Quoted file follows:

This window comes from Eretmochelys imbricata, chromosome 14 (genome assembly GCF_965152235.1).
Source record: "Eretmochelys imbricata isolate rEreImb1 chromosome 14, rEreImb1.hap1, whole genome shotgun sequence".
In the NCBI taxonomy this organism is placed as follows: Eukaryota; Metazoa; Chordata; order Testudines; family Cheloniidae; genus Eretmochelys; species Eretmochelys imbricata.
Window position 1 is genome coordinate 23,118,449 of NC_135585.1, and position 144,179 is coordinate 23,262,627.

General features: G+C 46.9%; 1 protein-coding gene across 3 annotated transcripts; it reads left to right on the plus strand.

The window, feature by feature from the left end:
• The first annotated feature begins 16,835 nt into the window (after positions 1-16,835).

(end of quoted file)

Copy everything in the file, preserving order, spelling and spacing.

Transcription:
This window comes from Eretmochelys imbricata, chromosome 14 (genome assembly GCF_965152235.1).
Source record: "Eretmochelys imbricata isolate rEreImb1 chromosome 14, rEreImb1.hap1, whole genome shotgun sequence".
In the NCBI taxonomy this organism is placed as follows: Eukaryota; Metazoa; Chordata; order Testudines; family Cheloniidae; genus Eretmochelys; species Eretmochelys imbricata.
Window position 1 is genome coordinate 23,118,449 of NC_135585.1, and position 144,179 is coordinate 23,262,627.

General features: G+C 46.9%; 1 protein-coding gene across 3 annotated transcripts; it reads left to right on the plus strand.

The window, feature by feature from the left end:
• The first annotated feature begins 16,835 nt into the window (after positions 1-16,835).